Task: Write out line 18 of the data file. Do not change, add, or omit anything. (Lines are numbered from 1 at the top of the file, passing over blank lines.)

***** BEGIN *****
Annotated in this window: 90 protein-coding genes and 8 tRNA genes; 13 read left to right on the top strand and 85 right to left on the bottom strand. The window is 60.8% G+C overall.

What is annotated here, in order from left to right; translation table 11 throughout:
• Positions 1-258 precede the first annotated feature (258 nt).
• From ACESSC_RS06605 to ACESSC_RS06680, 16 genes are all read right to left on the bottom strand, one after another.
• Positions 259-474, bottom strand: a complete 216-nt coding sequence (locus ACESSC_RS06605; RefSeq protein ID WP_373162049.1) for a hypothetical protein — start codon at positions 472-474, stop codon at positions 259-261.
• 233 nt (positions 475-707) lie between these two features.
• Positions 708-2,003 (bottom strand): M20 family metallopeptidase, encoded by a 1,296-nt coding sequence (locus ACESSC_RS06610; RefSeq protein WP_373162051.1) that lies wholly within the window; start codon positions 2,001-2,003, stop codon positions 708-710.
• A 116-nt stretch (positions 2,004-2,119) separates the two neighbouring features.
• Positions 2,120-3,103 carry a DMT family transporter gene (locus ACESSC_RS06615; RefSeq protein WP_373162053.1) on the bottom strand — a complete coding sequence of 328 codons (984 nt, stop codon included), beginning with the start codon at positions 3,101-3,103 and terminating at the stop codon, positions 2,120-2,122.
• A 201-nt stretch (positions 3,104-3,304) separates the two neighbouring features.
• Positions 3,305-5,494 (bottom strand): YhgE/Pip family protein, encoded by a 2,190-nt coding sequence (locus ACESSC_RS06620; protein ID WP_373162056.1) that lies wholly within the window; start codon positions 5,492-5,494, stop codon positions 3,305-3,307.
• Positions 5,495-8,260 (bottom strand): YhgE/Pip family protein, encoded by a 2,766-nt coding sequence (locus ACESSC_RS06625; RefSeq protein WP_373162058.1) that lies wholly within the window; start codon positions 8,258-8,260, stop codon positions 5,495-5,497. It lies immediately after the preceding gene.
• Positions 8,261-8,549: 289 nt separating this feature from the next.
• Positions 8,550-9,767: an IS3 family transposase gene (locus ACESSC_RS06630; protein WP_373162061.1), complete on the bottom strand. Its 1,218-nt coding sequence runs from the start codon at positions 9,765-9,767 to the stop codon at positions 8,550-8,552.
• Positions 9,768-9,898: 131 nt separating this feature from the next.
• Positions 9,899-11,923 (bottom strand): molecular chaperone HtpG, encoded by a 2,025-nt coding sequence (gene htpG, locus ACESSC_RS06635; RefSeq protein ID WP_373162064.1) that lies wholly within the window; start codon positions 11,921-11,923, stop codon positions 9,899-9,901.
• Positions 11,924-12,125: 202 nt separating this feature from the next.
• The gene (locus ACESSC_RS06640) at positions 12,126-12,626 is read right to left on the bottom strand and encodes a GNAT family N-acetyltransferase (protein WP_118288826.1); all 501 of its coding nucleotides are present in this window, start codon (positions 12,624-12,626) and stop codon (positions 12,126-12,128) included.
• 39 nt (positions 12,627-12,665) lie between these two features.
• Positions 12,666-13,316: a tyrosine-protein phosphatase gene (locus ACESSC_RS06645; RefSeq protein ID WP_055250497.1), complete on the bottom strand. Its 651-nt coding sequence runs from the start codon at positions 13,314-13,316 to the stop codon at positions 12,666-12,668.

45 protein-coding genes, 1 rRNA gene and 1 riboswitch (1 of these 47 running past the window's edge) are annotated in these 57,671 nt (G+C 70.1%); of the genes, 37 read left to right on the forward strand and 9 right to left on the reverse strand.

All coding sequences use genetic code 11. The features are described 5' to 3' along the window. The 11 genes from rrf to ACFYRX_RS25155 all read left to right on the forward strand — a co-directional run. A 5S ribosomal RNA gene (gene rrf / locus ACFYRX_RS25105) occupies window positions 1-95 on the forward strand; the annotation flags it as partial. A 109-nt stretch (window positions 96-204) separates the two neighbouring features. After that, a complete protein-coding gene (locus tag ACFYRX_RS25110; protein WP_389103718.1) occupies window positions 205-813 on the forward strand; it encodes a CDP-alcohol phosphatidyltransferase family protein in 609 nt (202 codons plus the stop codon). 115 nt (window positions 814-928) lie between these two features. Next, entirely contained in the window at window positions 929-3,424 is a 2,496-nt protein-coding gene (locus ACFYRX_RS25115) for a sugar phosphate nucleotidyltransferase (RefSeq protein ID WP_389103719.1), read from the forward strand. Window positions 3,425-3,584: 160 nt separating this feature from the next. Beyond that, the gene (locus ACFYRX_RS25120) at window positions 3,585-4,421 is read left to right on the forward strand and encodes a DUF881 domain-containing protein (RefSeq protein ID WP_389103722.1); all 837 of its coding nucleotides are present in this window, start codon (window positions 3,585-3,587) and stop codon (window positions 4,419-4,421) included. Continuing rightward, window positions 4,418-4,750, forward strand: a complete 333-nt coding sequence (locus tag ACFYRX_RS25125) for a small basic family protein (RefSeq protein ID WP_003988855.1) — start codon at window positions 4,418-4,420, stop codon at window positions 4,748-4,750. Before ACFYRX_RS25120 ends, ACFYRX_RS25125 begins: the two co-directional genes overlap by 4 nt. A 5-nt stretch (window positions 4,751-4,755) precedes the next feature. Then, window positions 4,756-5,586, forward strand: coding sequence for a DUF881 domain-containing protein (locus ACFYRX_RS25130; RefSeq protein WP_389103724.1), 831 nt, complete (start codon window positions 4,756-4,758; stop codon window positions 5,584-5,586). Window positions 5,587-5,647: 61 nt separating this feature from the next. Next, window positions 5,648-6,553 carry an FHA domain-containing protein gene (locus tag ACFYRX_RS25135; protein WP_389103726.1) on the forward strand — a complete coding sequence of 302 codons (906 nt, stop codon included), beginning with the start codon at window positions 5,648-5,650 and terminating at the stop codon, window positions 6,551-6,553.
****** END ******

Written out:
• The gene (locus ACESSC_RS06640) at positions 12,126-12,626 is read right to left on the bottom strand and encodes a GNAT family N-acetyltransferase (protein WP_118288826.1); all 501 of its coding nucleotides are present in this window, start codon (positions 12,624-12,626) and stop codon (positions 12,126-12,128) included.